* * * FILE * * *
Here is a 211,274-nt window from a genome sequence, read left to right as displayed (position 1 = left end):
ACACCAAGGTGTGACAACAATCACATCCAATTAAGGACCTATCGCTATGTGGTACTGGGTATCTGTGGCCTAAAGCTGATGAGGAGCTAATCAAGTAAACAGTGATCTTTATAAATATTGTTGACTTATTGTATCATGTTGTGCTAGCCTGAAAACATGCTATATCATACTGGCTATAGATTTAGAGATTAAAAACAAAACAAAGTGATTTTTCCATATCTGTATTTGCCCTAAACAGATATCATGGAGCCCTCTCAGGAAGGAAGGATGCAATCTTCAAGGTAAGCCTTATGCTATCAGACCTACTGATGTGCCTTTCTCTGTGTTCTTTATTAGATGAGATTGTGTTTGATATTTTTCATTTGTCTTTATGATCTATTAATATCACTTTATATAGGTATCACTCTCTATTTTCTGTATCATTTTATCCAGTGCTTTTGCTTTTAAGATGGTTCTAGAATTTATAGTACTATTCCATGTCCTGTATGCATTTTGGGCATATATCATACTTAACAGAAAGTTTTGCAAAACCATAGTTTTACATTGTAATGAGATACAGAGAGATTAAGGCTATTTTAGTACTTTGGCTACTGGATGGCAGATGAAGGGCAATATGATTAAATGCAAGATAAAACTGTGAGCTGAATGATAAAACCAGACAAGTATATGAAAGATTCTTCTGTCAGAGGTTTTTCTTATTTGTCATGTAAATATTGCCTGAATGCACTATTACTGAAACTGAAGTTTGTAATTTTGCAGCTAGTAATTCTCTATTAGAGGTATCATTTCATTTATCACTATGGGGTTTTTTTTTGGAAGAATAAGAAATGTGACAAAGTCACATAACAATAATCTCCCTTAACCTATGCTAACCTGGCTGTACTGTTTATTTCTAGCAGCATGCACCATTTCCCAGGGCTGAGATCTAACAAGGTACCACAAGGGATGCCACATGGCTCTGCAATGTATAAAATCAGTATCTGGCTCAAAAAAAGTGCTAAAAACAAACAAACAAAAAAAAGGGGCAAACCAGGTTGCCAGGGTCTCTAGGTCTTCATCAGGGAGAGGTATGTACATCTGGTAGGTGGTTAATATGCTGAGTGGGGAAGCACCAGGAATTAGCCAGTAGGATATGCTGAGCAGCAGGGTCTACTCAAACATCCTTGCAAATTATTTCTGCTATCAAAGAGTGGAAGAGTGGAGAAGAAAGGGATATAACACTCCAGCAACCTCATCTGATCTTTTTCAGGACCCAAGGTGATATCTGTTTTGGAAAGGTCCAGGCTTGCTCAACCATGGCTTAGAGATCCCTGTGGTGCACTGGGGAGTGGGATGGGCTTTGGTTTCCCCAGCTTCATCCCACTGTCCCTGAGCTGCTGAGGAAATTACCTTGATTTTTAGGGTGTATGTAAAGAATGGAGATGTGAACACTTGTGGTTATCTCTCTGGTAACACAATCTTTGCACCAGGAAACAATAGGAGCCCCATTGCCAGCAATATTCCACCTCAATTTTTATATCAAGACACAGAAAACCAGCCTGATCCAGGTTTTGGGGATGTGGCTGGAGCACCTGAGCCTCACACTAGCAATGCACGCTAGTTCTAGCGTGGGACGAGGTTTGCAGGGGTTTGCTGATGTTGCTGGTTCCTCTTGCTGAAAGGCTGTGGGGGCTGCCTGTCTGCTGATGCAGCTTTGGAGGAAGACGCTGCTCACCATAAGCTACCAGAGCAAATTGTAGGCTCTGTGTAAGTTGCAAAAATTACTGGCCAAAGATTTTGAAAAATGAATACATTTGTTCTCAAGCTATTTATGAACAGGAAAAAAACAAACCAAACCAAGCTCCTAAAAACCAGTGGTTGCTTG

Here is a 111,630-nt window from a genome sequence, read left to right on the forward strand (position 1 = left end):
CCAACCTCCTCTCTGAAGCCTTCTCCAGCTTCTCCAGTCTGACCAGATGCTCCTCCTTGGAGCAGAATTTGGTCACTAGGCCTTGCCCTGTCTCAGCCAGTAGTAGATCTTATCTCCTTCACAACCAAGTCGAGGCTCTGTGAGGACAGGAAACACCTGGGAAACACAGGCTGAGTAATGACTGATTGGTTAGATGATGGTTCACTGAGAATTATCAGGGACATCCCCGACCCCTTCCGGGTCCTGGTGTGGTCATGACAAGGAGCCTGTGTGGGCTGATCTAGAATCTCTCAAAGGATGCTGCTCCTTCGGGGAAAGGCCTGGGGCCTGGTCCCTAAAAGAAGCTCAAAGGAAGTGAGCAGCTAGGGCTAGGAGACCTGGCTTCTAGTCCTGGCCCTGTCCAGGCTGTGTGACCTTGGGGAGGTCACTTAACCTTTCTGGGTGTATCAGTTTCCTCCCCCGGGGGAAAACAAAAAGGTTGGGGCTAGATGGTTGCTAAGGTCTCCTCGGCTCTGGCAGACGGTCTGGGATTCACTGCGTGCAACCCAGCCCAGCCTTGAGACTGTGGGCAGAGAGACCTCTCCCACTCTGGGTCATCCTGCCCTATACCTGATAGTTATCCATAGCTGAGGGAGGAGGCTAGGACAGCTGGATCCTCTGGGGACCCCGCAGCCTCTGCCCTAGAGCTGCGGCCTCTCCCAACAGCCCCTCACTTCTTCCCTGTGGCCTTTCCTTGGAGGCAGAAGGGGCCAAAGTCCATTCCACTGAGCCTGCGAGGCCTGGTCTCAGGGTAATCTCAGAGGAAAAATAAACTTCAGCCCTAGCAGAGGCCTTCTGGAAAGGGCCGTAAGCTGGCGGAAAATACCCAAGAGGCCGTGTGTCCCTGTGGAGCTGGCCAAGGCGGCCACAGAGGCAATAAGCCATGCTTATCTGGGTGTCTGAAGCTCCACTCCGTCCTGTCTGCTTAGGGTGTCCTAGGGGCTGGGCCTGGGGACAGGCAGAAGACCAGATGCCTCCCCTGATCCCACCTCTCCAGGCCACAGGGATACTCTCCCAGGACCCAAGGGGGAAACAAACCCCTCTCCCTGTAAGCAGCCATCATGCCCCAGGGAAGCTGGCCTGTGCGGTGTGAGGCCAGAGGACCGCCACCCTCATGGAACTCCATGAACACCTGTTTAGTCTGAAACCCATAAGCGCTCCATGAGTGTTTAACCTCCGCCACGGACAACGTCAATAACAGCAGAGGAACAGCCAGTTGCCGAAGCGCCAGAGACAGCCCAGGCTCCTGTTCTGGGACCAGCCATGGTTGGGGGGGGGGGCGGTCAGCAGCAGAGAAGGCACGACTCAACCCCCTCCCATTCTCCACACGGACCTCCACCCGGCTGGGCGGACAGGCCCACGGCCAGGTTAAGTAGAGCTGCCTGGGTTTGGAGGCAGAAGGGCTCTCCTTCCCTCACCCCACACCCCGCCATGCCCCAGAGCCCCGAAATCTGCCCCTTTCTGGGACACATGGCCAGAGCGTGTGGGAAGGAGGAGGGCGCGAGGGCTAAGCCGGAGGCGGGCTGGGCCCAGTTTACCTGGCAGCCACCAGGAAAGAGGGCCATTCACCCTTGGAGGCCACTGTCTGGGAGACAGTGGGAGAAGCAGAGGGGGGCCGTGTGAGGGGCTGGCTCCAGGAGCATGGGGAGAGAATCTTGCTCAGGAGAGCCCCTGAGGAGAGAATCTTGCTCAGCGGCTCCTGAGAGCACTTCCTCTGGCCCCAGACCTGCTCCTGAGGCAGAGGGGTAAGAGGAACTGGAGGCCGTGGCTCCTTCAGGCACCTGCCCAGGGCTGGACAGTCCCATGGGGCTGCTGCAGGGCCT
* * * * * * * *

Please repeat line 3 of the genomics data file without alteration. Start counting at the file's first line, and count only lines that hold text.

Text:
Here is a 111,630-nt window from a genome sequence, read left to right on the forward strand (position 1 = left end):